Lyenko Urbanchich, leader of the notorious ``Uglies'' faction of the 1970s (now known as the Taliban) has re-emerged as an activist of the Liberal Party far right.
In 1986, NSW Labor minister Frank Walker informed parliament that Urbanchich was a senior propagandist for the quisling government of Slovenia, during Nazi occupation in World War II. Walker added that Urbanchich was listed by the Yugoslav government as a war criminal.
In his book Sanctuary, journalist Mark Aarons reveals the extent of Urbanchich's far-right leanings. In 1943, 20-year-old Urbanchich was a loyal follower of Leon Rupnick, ``president'' of Nazi-occupied Slovenia.
A Slovenian militia, the Domobrans, worked hand-in-glove with the German occupiers. Urbanchich organised its first public procession on October 10. The Domobrans were directly under the command of an SS general and on Hitler's birthday, April 20, 1944, pledged allegiance to the ``Fhrer''.
The Domobrans' secret intelligence, Crna Roka (Black Hand), committed cruel atrocities in the dead of night, leaving a black palm print at the scene.
Arrons states that "Urbanchich was a regular contributor to collaborationist newspapers and magazines until the last days of the war. The tone of the articles was virulently anti-Semitic and supportive of the Axis war effort. Urbanchich delivered fiery speeches that followed closely the propaganda of Joseph Goebbels, earning him the nickname ``Little Goebbels''"
According to Aarons, Urbanchich was a senior member of the Domobran Information Department, which was responsible for propaganda and intelligence gathering. The Yugoslav War Crimes Commission charge that this department controlled the Secret Intelligence Service, which passed information to the Gestapo, which then arrested, tortured and murdered or interned anti-fascists and partisans.
After the Nazis were defeated, Urbanchich escaped to Austria, then to British-controlled Trieste in Italy. In 1946, the Yugoslav ambassador to Britain requested that nine ``traitors'' be handed over for trial. The second name on the list was Lyenko Urbanchich.
A joint US-British mission in 1947 determined that Urbanchich was one of 44 suspected war criminals. After interrogating him, a Major Stephen Clissold concluded that Urbanchich was, as an ``intellectual and moral advocate of the policy of collaboration with the Germans'', ``a possible candidate for hand-over'' to the Yugoslav government.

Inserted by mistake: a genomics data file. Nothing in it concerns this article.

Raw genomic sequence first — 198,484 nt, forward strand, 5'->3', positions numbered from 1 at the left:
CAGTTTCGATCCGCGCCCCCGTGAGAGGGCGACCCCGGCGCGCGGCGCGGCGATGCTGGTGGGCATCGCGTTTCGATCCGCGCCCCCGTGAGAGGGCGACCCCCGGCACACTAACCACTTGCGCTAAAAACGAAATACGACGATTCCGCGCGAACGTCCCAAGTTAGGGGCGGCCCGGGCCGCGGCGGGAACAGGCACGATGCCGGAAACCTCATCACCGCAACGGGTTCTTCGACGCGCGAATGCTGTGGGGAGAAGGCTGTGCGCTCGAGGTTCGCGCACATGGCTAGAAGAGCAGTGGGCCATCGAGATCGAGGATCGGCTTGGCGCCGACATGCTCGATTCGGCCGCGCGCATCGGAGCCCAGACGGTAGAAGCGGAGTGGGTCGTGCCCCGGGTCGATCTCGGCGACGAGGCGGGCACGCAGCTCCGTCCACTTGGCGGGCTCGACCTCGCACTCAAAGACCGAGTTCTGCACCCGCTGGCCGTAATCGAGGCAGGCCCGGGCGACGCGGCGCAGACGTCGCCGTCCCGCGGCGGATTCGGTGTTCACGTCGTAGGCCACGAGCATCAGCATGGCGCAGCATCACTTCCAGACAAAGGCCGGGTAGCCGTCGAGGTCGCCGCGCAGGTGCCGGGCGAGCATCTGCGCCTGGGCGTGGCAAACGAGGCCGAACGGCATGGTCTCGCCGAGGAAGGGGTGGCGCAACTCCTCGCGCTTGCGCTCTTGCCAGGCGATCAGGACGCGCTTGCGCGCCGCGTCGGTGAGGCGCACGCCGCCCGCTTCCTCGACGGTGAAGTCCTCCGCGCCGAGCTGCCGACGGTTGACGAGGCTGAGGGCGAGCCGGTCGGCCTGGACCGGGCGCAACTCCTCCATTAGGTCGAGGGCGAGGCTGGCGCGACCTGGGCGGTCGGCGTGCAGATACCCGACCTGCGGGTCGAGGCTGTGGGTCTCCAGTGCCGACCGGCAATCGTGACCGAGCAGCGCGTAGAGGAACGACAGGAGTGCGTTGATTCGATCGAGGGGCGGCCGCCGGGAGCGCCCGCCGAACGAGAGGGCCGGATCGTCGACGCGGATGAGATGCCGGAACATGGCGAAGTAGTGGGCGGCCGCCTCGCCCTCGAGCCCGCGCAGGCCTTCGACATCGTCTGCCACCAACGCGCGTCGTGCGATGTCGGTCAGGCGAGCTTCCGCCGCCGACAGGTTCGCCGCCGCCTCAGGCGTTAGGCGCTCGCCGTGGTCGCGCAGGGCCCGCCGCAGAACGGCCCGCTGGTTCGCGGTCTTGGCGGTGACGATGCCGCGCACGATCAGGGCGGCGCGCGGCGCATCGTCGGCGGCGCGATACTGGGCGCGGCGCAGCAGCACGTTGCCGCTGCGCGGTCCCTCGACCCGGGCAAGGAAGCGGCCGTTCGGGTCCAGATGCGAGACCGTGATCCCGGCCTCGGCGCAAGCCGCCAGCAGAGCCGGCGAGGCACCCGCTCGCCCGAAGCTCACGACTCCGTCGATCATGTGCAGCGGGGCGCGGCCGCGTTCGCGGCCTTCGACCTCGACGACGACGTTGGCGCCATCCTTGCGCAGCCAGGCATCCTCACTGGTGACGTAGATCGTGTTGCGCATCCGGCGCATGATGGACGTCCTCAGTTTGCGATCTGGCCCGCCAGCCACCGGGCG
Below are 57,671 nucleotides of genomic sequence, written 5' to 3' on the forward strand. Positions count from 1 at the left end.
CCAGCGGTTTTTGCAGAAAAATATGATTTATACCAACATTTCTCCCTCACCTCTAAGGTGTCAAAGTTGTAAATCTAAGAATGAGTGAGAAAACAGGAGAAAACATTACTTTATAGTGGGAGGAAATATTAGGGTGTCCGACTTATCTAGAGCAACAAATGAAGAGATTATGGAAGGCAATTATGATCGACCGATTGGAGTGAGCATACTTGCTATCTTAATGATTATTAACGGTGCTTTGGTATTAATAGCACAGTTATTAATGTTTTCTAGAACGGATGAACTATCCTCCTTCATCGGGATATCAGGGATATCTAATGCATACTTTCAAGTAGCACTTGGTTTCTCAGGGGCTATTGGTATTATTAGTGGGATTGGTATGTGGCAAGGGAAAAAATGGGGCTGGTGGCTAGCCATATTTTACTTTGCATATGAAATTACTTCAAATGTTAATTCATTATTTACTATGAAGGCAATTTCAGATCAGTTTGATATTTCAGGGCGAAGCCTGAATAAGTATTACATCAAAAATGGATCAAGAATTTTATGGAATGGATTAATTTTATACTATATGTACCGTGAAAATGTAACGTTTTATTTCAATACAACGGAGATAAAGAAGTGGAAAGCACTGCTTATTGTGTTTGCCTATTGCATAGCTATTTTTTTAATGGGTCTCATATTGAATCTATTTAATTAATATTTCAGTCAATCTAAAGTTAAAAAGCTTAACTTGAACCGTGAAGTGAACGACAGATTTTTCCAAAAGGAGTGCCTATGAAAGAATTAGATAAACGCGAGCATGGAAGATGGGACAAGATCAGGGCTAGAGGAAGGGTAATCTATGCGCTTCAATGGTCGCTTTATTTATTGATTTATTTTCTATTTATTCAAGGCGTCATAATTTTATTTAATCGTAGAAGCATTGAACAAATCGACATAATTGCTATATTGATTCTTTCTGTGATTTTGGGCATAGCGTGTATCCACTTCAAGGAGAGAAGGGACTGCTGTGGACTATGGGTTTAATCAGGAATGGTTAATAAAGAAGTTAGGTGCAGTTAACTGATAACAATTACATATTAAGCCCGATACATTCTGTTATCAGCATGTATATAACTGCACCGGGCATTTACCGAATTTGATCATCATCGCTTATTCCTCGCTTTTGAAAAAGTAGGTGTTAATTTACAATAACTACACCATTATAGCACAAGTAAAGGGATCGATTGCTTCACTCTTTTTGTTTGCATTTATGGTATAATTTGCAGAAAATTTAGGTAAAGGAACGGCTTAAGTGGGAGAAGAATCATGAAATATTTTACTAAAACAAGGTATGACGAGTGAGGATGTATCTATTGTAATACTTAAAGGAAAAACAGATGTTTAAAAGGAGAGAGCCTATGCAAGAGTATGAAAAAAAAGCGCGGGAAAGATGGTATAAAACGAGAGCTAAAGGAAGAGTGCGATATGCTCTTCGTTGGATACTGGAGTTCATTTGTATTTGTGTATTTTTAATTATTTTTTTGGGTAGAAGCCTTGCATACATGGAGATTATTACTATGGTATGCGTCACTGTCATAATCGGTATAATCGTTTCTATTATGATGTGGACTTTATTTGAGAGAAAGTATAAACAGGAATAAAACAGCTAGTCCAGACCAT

But the Cold War had begun, and the west now rated former collaborators on their anticommunism, not their support for fascism. In 1948, the British dropped all investigations of suspected war criminals.
After his arrival in Australia in 1950 as a ``displaced person'', Urbanchich was soon active in right-wing politics. In the mid-'60s, as part of an extreme-right group known as the 50 Club, Urbanchich tried to dump Liberal MHR for Warringah, Ed St John, because of his opposition to the
South African apartheid regime. The 50 Club was an alliance of the League of Rights, extreme-right emigres from eastern Europe and the Baltics and supporters of the racist South African and Rhodesian regimes.
By the late 1970s, Urbanchich was a major force in the NSW Liberal Party, controlling up to 30% of the votes at the 800-member state council. As president of Liberal Ethnic Council -- an autonomous division of the party dominated by far right emigres, several leaders of which were known or suspected to have been wartime Nazi collaborators -- Urbanchich was a powerful member of the state council.
Urbanchich's power was checked when ABC radio broadcast a documentary in 1979 that revealed his past. He was suspended from the state council and the Liberal Ethnic Council was abolished.
An internal party investigation found that Urbanchich's wartime articles and speeches were anti-Semitic and wholly inimical to Liberal philosophy. The state executive recommended his expulsion.
Remarkably, the state council in March 1980 rejected the recommendation. Today, Urbanchich is still secretary of the Homebush North Olympic branch.